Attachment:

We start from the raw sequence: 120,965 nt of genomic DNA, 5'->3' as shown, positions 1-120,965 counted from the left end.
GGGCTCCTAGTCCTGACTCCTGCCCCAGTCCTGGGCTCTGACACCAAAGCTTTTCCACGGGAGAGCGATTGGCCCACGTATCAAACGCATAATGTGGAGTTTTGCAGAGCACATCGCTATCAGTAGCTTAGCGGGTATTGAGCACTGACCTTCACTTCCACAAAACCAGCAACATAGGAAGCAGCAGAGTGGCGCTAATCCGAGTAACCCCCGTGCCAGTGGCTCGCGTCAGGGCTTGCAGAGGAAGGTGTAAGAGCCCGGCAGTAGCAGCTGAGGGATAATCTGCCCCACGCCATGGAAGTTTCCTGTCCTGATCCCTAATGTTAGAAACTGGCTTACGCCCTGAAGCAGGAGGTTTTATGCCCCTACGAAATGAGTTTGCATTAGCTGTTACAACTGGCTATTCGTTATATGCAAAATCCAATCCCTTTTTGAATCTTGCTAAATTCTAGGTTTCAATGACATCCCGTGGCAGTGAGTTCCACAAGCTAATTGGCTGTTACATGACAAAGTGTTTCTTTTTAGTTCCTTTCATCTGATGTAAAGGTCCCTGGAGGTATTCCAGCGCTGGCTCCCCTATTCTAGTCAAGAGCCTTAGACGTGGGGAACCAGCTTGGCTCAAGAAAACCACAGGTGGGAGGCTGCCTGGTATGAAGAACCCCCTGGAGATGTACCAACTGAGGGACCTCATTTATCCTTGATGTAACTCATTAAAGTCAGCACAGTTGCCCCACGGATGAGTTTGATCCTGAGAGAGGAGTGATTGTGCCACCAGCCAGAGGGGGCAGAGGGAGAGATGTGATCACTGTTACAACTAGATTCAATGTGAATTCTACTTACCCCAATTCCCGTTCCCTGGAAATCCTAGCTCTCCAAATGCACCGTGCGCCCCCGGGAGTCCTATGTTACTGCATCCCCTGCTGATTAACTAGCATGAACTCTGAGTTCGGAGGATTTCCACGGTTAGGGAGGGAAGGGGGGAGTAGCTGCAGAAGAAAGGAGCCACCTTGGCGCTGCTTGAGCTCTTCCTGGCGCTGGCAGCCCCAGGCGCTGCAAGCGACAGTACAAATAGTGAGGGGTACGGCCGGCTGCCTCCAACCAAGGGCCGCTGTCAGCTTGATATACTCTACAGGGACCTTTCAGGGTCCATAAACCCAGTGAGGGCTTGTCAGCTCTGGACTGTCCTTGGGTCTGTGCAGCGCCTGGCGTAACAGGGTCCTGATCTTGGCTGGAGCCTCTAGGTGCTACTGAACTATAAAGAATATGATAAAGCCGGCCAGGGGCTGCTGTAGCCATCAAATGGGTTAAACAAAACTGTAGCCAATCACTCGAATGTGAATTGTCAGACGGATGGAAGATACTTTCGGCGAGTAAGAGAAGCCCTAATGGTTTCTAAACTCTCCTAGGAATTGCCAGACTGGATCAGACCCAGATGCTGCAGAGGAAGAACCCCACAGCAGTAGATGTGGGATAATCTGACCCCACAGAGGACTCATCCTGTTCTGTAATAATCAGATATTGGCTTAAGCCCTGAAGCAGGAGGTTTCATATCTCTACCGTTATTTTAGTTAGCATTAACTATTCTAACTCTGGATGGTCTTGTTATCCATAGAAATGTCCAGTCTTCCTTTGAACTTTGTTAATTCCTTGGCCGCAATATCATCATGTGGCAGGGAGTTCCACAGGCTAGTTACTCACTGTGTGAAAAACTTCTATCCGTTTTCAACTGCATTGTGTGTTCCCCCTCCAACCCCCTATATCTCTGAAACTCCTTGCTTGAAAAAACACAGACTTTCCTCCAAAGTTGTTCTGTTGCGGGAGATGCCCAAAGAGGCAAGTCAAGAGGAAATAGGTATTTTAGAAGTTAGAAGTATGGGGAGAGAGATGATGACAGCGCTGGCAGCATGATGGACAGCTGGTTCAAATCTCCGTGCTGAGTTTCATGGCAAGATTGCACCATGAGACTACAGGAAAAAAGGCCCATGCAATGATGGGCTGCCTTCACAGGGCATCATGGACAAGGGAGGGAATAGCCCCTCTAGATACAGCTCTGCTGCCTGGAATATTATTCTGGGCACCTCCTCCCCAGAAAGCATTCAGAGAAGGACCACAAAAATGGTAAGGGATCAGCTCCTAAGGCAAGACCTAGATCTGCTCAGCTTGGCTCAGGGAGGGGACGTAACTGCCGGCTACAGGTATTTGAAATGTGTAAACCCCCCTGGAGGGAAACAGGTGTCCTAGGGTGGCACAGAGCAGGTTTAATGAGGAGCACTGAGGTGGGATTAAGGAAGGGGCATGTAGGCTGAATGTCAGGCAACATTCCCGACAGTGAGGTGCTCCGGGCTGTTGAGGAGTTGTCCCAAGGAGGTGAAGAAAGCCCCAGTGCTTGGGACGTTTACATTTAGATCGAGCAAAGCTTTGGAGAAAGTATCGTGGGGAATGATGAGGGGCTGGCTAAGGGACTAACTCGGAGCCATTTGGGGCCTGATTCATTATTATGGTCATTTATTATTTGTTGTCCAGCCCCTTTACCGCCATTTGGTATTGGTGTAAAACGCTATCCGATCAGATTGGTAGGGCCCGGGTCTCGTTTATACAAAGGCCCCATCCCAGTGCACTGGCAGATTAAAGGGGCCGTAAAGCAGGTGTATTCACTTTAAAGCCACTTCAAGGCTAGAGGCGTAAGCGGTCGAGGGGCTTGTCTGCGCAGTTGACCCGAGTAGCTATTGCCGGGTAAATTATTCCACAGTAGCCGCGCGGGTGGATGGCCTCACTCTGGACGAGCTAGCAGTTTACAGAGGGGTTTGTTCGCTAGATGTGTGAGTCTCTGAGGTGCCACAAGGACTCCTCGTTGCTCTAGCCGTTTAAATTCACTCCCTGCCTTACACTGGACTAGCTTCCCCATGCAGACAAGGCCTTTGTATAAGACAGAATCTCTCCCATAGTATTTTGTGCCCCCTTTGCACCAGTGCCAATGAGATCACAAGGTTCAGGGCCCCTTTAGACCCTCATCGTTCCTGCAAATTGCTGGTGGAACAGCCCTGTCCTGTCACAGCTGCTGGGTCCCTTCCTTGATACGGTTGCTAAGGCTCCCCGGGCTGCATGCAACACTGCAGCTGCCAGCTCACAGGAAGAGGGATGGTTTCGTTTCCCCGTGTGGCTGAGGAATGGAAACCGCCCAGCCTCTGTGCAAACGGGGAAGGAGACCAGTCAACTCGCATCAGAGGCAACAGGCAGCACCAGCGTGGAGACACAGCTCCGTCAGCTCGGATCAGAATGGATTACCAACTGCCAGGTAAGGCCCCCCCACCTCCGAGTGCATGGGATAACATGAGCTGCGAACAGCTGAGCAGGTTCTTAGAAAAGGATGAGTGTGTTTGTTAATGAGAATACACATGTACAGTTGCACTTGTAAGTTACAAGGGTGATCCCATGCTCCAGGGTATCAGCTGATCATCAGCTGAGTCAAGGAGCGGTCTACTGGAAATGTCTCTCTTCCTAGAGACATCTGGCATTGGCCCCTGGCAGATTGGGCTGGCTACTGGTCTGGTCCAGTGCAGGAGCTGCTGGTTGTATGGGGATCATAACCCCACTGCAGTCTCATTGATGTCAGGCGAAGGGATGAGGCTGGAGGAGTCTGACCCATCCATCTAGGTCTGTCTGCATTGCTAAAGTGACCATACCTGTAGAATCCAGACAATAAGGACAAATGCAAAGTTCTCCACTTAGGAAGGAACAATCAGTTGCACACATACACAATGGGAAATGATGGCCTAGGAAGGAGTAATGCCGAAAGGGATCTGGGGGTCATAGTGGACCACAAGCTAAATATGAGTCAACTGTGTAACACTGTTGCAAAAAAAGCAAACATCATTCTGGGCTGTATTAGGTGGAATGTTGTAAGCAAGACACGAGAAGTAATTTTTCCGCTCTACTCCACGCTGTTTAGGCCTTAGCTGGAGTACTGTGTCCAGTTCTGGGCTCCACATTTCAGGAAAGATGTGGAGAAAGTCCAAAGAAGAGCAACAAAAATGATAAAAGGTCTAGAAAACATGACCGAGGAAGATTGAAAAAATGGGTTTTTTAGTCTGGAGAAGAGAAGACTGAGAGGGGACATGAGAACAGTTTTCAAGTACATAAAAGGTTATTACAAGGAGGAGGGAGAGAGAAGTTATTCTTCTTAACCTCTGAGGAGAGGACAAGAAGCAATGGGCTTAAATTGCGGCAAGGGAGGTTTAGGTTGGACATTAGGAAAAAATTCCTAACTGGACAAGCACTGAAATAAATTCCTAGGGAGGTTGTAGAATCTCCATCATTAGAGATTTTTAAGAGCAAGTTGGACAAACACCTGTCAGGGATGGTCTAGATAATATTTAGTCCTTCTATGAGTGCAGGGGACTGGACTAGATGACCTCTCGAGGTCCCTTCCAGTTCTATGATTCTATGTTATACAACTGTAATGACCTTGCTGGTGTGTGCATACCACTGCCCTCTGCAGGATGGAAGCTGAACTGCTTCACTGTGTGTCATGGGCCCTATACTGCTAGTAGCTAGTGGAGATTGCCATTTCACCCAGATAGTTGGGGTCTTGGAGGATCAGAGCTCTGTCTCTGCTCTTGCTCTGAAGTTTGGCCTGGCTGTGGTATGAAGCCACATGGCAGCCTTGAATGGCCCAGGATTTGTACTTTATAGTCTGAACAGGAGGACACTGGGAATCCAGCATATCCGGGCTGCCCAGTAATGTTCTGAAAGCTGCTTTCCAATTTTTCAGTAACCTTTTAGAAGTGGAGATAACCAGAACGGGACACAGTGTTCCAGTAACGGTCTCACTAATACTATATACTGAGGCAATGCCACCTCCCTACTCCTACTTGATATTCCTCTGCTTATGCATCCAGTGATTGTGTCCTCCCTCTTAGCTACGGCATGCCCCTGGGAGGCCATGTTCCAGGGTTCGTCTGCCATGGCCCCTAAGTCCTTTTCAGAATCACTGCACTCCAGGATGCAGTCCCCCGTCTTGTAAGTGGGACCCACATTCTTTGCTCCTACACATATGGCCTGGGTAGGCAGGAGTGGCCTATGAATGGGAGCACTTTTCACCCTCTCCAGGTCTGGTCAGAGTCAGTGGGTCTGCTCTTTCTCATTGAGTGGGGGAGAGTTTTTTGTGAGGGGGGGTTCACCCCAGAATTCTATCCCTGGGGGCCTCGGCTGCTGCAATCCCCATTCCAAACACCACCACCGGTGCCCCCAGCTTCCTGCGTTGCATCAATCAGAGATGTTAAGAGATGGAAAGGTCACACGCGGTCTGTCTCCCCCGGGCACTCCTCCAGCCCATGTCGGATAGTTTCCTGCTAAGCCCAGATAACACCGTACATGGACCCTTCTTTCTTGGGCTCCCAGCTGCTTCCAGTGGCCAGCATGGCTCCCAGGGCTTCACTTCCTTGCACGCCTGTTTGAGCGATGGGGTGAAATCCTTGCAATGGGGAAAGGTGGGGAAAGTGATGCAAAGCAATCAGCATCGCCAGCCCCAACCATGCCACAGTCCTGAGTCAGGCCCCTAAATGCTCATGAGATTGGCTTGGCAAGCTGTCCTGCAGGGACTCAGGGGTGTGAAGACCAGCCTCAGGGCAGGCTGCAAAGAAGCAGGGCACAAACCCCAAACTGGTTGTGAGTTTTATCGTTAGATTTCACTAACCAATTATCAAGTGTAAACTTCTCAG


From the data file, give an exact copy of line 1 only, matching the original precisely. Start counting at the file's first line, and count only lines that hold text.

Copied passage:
We start from the raw sequence: 120,965 nt of genomic DNA, 5'->3' as shown, positions 1-120,965 counted from the left end.